Isotope Meteorology

Precipitation isotopes and hydro-meteorological processes

Monsoon processes and precipitation isotopes

Wind circulation plays an essential role in determining atmospheric processes. The seasonal reversal of wind is typically observed all over the world. However, it is well developed in certain regions of Earth and is the most dramatic in the Indian subcontinent. Such kind of wind reversal is commonly known as the monsoon. Monsoon manifests through complex interactions among ocean, atmosphere, land, vegetation, ice sheet, etc over a broad spectrum of spatial and temporal scale. The agricultural and economic activities of the Indian subcontinent, are greatly influenced by the monsoon rainfall. Hence a better understanding of the monsoon processes aimed at developing predictive capability is an active research area in meteorology and atmospheric science. Monsoon is characterized by different modes of variability. It varies from intra-seasonal to multi-millennium time scales. Long-term rainfall data is required to examine the monsoon processes. Instrumental data is used to study the short-term processes, while proxy data is required to examine its long-term periodicities.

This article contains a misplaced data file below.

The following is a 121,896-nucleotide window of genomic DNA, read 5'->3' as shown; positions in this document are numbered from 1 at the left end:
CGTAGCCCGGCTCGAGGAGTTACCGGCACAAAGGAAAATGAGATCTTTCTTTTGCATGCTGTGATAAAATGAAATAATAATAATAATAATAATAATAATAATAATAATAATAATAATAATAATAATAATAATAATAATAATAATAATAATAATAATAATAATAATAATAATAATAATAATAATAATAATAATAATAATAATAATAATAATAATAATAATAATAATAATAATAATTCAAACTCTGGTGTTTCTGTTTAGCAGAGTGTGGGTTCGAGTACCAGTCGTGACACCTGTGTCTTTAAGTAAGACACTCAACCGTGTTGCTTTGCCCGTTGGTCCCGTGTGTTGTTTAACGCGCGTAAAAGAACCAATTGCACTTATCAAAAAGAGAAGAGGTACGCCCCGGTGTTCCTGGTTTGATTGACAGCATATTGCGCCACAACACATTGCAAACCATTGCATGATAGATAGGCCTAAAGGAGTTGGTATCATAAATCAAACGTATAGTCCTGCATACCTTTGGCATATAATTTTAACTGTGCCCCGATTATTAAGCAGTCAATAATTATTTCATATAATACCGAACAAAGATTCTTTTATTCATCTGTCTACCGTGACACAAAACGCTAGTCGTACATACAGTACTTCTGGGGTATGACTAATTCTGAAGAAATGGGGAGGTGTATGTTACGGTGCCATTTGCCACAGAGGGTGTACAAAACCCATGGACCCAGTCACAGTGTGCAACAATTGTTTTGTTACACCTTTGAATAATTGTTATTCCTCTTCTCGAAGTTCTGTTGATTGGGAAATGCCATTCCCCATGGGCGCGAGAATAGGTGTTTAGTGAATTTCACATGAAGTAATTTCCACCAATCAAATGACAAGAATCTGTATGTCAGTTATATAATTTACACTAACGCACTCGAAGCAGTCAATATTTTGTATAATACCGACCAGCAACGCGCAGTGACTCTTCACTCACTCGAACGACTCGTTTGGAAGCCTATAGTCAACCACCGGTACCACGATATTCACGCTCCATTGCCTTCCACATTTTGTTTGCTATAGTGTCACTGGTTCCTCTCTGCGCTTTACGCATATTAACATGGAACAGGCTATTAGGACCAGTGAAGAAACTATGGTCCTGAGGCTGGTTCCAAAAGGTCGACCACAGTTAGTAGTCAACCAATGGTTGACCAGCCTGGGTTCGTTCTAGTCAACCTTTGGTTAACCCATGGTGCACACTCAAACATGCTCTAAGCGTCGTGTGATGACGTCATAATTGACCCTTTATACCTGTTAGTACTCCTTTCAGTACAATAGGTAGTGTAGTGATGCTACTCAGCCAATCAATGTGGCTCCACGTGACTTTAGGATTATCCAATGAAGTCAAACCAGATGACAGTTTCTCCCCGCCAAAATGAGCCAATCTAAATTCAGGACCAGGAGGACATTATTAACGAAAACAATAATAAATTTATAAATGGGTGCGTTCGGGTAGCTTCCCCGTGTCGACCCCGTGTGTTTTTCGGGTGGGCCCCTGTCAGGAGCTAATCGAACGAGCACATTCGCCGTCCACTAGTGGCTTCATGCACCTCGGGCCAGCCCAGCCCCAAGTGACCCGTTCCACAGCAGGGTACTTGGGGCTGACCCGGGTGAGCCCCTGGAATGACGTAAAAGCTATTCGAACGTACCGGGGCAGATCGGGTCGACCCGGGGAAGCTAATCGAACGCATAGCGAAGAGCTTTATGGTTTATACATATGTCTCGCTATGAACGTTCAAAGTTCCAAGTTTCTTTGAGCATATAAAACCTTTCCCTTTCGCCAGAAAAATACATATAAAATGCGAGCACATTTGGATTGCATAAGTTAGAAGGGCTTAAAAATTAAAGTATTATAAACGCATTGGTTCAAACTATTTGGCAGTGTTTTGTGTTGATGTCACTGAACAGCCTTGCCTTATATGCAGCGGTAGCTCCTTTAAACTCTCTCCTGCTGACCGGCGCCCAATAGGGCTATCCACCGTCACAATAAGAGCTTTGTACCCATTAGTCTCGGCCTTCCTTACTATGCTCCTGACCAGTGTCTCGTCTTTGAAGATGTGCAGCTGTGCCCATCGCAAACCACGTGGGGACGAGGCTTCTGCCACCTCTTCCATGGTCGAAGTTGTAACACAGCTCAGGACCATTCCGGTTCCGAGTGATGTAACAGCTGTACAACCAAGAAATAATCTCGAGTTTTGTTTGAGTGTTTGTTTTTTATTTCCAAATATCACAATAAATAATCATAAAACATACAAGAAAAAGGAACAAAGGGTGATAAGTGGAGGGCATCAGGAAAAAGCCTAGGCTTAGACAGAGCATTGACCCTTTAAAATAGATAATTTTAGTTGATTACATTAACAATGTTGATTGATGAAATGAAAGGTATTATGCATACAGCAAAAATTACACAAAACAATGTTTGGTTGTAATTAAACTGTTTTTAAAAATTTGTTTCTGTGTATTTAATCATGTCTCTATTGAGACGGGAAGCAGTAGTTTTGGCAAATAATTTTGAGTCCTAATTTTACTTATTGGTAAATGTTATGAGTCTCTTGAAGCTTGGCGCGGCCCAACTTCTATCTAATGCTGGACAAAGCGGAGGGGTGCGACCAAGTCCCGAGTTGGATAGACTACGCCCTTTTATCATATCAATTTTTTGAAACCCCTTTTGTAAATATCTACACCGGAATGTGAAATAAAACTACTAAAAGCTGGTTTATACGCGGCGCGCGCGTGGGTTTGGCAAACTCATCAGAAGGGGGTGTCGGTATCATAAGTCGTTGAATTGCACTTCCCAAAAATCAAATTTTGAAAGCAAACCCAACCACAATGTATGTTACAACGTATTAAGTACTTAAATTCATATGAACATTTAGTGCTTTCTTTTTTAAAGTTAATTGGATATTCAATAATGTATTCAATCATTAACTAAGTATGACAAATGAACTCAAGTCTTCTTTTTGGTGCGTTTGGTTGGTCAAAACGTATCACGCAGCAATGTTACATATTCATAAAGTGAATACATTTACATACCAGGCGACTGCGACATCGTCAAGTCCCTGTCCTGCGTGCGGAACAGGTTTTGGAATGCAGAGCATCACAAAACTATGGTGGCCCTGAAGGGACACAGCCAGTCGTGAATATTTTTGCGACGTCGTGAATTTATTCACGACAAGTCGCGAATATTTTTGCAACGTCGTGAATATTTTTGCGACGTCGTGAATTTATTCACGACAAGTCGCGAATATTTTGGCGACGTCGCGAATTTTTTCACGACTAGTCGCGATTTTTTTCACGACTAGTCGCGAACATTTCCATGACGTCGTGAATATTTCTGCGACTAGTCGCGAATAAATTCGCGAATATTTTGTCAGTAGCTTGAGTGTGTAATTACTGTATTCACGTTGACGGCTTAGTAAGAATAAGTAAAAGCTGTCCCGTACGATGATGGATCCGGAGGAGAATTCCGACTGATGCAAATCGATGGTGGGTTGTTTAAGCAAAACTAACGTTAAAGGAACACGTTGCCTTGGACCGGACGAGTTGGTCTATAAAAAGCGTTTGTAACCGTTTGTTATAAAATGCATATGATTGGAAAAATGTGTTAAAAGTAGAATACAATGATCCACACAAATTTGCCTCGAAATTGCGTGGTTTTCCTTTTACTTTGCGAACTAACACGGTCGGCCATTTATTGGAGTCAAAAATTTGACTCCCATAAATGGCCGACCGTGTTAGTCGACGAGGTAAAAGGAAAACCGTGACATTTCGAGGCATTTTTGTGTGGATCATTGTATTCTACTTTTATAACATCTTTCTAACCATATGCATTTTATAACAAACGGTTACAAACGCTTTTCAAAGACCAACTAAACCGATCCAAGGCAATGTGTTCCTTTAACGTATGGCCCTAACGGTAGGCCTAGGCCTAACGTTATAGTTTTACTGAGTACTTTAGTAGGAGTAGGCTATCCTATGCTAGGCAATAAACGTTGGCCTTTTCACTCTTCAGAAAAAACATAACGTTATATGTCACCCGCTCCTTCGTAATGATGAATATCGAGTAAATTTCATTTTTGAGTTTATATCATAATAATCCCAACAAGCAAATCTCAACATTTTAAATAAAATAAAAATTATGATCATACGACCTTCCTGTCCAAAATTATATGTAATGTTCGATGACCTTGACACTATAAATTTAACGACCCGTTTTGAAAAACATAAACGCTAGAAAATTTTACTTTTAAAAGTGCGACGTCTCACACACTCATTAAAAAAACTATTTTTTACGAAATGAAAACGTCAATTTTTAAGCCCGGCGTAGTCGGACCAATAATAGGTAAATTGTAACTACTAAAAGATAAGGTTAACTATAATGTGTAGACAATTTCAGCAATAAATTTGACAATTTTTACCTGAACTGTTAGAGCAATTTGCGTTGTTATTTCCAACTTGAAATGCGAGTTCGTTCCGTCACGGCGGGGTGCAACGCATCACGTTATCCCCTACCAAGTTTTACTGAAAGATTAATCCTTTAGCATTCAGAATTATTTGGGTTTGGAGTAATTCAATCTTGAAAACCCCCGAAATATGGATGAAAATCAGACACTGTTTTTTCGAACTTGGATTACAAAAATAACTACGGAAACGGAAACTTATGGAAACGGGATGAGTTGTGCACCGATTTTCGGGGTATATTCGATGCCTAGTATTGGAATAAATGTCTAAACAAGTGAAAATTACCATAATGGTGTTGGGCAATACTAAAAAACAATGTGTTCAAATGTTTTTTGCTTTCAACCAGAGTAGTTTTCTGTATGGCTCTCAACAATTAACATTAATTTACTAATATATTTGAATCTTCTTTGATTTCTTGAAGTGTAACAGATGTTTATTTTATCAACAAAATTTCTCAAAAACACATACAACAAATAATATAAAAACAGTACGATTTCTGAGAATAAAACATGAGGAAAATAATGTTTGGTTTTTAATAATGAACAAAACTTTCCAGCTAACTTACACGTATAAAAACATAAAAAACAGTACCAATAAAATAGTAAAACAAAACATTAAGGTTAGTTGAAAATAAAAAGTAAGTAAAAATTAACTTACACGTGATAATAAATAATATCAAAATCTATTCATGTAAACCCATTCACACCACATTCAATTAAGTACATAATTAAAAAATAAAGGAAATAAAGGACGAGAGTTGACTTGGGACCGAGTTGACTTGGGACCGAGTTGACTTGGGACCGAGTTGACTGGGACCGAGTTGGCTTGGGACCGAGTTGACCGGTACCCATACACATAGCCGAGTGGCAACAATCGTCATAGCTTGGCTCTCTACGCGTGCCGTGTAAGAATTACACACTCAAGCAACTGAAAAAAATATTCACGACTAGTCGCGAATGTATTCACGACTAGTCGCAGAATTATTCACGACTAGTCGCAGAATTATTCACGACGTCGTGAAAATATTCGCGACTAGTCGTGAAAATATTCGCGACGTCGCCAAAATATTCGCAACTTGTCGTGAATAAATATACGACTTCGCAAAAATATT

Both observational methods and numerical models are used to study the monsoon system. A variety of instruments are used to quantify the various attributes of the monsoon. Starting from simple rain gauges to complex instruments like weather radars are used to measure different parameters of clouds and precipitation. Satellite-based remotely sensed instruments are increasingly being used to better characterize the monsoon processes. Measurements of water isotopes, that is 18O/16O and 2H/1H isotopic ratios in precipitations and atmospheric moistures, are being used to understand the atmospheric processes from a different perspective.

FIgure-1 Precipitation sampling network.

The isotopic analysis of rainfall has been widely used to address a variety of hydrological problems and moisture transport processes. In the Indian context, the hydrological characteristics are intricately linked to the monsoon processes and hence it is important to understand how the precipitation isotopes are controlled by the monsoon rainfall and its associated variables. Hence, it is important to understand how the precipitation isotopes respond to different attributes of the monsoon system. Precipitation is the primary attribute of monsoon, but the precipitation isotopes do not show strong sensitivity with precipitation amount. Hence the relation between the precipitation isotopes with other parameters of the monsoon system needs to be examined.

Towards this we have established a precipitation sampling network across India (FIgure-1). Precipitation samples are collected in these sites and are analyzed at the Stable Isotope Laboratory of IITM, Pune.